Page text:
Gana Art October 16 – November 15, 2008
It has been said that among the three major countries in East Asia, Korean contemporary art is the least identifiable. This may imply that artists from the Republic of Korea are pretty much doing what they want to do. They are less apt to be ruled by trends in the market or to accept a uniform style that somehow makes the work look “Korean.” In this sense, Korean artists have adopted a transcultural approach in the way they think about art, one that moves ahead of mainstream globalization. Generally speaking, Koreans enjoy living as an independent people and therefore, by association, the art they produce may reflect this quality.
There is nothing mainstream about the work of Sa Suk-won. There is no school or movement with which his paintings are connected. There is no particular avant-garde tendency in his work. Sa’s paintings are made on blackboards on which immigrant workers from the ports of Incheon have written their sentiments, their fears, their intimate thoughts. He takes these blackboards to his studio and begins painting animals on top of the writing. The words of these immigrant workers is something the artist can relate to, for he himself was an outsider when he was a child. Sa Suk-won did not speak until he was seven years old. He was a “bad boy” in school and consistently failed to do his homework. As a result the teacher would humiliate him in front of the other students. He would have to face the blackboard each day as punishment. Often his ears were boxed, leaving him in excruciating pain. Sa suffered in front of the blackboard. The blackboard represented pain, torture, and hostility.
At a certain point in his young career as an artist, Sa had a courageous change of heart and began to accept the blackboard into his work and allow immigrants to inspire him with their painful and heartfelt writings. As a result, his expressionist-style animals—his rhinos and owls, his elephants and tigers, his lions, leopards, and cheetahs—form not merely a bestiary, but a personal lexicon that touches the inner-core of animal life. What is the core of the animals? How do they feel? The owls are painted with dense, staring eyes or a single eye, just as the feline have a single eye. The brushwork is steady yet frenetic, intense but never sullen. There is a kind of liberation in these paintings. Sa Suk-won borrows from his childhood pain and reinvests it in his adult life as an artist. His animals are on guard. They stalk. But they are afraid of nothing. They are never ferocious, but they retain an uncanny look, something out of Blake’s poem: “Tyger! Tyger! Burning bright / In the forest of the night. / What immortal hand or eye / Could frame Thy fearful symmetry.”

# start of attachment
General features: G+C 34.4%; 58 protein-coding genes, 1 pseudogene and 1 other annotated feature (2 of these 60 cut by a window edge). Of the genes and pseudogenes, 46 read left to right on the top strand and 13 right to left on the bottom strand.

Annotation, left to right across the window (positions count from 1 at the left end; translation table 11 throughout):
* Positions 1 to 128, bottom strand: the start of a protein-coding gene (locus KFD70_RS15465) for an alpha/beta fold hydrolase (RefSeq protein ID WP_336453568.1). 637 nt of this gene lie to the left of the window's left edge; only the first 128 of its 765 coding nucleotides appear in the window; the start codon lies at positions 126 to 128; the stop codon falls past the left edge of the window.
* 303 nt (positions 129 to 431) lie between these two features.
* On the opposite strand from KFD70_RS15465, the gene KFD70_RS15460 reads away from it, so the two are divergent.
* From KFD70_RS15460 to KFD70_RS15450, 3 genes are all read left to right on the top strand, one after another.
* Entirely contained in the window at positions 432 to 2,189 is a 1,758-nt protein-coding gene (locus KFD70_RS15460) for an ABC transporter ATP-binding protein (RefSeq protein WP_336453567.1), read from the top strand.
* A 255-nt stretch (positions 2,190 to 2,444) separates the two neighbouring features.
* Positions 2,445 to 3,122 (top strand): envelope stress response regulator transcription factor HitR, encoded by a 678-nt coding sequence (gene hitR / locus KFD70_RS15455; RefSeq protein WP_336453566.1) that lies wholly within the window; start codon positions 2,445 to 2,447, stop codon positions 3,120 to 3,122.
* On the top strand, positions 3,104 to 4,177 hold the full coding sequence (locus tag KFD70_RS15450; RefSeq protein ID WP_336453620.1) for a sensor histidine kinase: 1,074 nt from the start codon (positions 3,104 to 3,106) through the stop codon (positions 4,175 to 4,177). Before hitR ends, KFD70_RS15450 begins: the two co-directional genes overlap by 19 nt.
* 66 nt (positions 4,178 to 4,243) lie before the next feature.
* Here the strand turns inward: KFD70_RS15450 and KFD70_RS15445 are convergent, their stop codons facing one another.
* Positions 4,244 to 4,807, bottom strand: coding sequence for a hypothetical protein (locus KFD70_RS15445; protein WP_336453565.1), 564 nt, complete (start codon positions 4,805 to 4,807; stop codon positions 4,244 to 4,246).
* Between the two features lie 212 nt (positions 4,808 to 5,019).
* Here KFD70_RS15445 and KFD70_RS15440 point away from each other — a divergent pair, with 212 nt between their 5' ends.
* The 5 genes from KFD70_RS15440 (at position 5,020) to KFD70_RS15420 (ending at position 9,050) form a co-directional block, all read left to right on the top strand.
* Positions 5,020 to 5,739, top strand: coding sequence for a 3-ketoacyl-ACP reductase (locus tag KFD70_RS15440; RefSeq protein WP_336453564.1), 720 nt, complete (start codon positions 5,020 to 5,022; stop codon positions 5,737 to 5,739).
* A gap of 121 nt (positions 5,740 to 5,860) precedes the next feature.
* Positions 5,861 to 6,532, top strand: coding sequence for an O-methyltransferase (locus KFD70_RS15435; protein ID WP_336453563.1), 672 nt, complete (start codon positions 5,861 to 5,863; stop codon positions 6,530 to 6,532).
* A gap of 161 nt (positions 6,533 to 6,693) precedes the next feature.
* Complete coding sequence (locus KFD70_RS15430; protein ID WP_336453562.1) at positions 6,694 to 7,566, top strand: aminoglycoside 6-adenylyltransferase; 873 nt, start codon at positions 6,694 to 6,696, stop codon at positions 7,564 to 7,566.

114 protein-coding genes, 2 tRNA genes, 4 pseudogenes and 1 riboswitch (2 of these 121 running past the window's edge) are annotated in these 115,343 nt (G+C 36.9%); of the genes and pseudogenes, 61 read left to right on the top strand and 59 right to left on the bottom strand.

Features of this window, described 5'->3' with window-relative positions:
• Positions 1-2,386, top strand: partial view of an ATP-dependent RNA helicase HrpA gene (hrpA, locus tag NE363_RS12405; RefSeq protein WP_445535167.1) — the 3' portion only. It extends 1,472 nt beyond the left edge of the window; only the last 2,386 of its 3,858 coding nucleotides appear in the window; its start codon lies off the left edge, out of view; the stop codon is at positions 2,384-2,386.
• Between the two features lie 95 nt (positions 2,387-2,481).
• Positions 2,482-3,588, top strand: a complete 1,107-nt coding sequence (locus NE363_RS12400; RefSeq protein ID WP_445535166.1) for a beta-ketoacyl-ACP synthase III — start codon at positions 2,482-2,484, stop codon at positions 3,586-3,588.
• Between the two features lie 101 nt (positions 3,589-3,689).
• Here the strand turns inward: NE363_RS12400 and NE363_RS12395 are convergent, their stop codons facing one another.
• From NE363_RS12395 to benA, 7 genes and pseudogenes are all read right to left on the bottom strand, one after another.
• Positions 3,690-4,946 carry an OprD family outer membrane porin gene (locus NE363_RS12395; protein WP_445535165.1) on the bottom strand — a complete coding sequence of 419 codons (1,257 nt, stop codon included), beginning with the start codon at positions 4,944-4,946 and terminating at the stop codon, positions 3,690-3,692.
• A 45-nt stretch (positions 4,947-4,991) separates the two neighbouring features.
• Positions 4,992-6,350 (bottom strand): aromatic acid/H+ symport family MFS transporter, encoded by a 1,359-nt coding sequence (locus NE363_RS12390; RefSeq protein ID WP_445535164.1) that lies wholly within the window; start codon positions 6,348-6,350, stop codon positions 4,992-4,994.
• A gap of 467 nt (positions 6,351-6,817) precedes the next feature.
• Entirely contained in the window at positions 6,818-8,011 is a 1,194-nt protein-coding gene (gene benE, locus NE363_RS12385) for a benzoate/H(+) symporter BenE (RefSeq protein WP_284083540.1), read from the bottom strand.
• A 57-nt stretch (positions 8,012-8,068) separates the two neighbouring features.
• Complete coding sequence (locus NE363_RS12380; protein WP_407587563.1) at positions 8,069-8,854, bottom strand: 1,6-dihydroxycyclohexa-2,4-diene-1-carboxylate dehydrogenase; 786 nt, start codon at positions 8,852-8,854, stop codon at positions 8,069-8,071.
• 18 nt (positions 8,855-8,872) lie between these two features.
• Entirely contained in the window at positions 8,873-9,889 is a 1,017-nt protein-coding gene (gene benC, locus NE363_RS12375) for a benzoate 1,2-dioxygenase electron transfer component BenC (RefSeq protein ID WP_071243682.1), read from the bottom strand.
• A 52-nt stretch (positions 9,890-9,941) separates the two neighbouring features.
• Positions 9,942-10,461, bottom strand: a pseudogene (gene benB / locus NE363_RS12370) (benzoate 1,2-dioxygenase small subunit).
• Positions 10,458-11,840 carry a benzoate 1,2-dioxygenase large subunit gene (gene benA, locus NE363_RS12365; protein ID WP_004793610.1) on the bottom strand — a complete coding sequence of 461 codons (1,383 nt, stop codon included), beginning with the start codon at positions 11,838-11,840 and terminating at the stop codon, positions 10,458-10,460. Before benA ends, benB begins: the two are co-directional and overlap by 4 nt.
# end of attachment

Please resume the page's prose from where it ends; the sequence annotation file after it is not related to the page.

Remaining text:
Yet Blake’s mysticism is less apparent in Sa’s work. His is more earthly, more given to the internal struggle of the soul trying to move forward in life. He expresses his sentiments in a remarkable passage in the catalog: “I sometimes paint half the animals’ bodies with masks on. A disappeared body is disappeared life, and a painted body remains forever. I want to talk about time, which is the destiny for living beings to vanish as time goes by.”
Another aspect of Sa’s painting focuses, in a similar expressionist style, on his hands, which are sometimes pierced with bird quills as in the painting called “Hand Acupuncture” (2008). Of course, there is a personal story behind this painting. Hands are very personal. To paint one’s hands is nearly as intimate as painting one’s face. Hands are portraits that reveal the violent potential of repose—like the lions, tigers, and cheetahs, seated alert somewhere in the meadow, the guardians of the world.
ContributorRobert C. Morgan
Robert C. Morgan is a non-objective painter who lectures on art and writes art criticism. In 2017, he was given an overview of his career as an artist at Proyectos Monclova in Mexico City. Known primarily for his writing and curatorial projects, Morgan has published numerous books and catalogues internationally, now translated into 20 languages. His anthologies of criticism on Gary Hill and Bruce Nauman were published in 2000 and 2002 respectively through Johns Hopkins Press.